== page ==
ISCO Process

ISCO is a technology in which an oxidant, and other amendments as necessary, is introduced into contaminated media to react with site contaminants such as MTBE, other fuel oxygenates, and other organic compounds, converting them to innocuous products, such as carbon dioxide and water. Typically, hydrogen peroxide (H^^), ozone (O3), or permanganate (MnO-) oxidants have been used to treat MTBE in soil and groundwater. Persulfate (S2O-) compounds have also been used as chemical oxidants for treating MTBE. All of these chemicals react, either directly or through the generation of highly reactive free radicals, such as OH and H^, or SO-^, with organic compounds such as MTBE to break hydrocarbon bonds and form degradation products such as alcohols, carbon dioxide, and water. In some applications, different oxidants may be used in combination, such as H2O2/O3, or in conjunction with catalysts, such as H2O2 in the presence of ferrous iron (Fenton's chemistry or reagent), to enhance oxidation through the generation of free radicals. Depending on site conditions, oxidants may be introduced to the contaminated area using a variety of engineered approaches, including groundwater well injection, groundwater well recirculation, lance injection (jetting), PRBs, deep soil mixing, or soil fracturing.75

24.8.2 Effect of the Properties of MTBE and Other Oxygenates on Treatment

As with other organic and some inorganic contaminants, MTBE and other oxygenates are susceptible to degradation through oxidation reactions. If a sufficient amount and strength of oxidant and enough time are provided, all of the ether- and alcohol-based fuel oxygenates can be mineralized to carbon dioxide and water. For example, the following equations show the stoichiometric mineralization of some of the common oxygenates through oxidation using hydrogen peroxide:


C6HwO + 18H2O2

6CO2 + 25H2O


C5H12O + 15H2O2

5CO2 + 21H2O


C4H1()O + 12H2O2

4CO2 + 17H2O



2CO2 + 9H2O


CH3O + 5/2H2O2

CO2 + 4H2O

Analogous equations can be derived for mineralization using other oxidants. However, the oxidation of MTBE or other oxygenates to carbon and water is a multistep, multipath process in which each step has different equilibrium and kinetic factors that govern the extent and rate that each reaction can take place. Not all oxidants have proven successful in the mineralization of MTBE, leaving by-products such as tert-butyl formate (TBF) and TBA. The full spectrum of possible reaction intermediates and governing criteria have not been determined for MTBE and the other oxygenates. However, in general, the greater the number of carbon atoms in the oxygenate, the greater the stoichiometric proportion of oxidant that will be required (under the same conditions) to fully oxidize it. For example, based on the previous equations, the complete mineralization of 1 lb of ETBE, MTBE, TBA, ethanol, and methanol would require 6.0, 5.7, 5.5, 4.4, and 1.22 kg (2.7 lb) of hydrogen peroxide, respectively.76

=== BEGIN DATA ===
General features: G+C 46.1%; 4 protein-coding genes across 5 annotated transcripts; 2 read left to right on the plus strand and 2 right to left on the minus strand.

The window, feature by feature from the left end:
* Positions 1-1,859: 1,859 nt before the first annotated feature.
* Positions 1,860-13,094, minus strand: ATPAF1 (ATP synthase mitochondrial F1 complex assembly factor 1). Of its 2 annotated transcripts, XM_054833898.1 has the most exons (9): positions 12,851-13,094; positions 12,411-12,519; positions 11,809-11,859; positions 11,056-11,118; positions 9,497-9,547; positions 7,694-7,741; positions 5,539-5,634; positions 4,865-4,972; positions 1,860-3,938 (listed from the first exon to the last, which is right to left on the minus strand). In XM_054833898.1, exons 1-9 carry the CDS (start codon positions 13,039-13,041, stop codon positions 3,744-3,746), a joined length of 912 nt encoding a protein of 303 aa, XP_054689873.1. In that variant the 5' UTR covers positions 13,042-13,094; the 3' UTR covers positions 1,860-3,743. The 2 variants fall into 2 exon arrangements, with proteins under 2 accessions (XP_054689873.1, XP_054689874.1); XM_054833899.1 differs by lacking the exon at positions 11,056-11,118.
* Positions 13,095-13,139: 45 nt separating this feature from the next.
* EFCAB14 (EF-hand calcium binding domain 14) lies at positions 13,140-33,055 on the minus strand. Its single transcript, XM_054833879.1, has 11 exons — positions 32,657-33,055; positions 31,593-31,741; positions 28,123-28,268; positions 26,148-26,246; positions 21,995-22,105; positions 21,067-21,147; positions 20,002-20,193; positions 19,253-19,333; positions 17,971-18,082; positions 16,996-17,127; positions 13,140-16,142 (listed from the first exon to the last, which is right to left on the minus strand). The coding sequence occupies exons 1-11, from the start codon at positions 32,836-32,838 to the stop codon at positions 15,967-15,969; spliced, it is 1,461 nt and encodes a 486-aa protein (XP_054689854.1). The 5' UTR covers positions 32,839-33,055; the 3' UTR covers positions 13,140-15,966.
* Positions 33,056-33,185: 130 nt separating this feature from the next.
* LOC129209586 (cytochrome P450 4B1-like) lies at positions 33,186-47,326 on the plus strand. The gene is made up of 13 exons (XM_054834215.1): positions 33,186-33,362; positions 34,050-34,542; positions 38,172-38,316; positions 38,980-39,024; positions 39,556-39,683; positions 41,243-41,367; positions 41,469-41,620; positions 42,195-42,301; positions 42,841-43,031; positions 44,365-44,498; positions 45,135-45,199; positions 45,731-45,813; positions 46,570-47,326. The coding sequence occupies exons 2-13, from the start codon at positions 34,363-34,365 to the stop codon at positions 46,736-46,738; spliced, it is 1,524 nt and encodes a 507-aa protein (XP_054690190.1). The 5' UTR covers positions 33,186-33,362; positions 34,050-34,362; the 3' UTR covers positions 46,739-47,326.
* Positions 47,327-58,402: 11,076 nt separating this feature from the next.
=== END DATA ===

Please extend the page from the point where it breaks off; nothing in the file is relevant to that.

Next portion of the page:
While the above comparison (or similar comparisons for other oxidants) of the amount of oxi-dant required for different oxidants may hold under controlled laboratory conditions, the actual amount and type of oxidant that is necessary for the treatment of MTBE or other oxygenates at a given site will depend on numerous factors beyond the amount of contaminant present including

1. The amount and types of other contaminants (such as other petroleum constituents) that will also consume oxidant.

2. The chemical composition of the soil and groundwater, specifically the amount of natural organic matter (NOM) and other reduced species, such as iron (II) or manganese (II); often analyzed as the chemical oxygen demand (COD) of the soil, or the soil oxidant demand.

3. The pH, alkalinity, and temperature of the treatment area; these conditions will affect equilibrium and kinetic constants defining the extent and rate that each oxidation step can take place.

4. The potential for biodegradation of site contaminants or oxidation products.

5. Hydraulic and geologic parameters, such as hydraulic conductivity, hydraulic gradient, and permeability, that will affect the migration and dissolution of the oxidant once it is introduced to the subsurface.

Because these factors can vary from site to site, typically, field analyses of these parameters and bench- and pilot-scale studies are conducted to determine the type and amount of oxidant required for a specific application.

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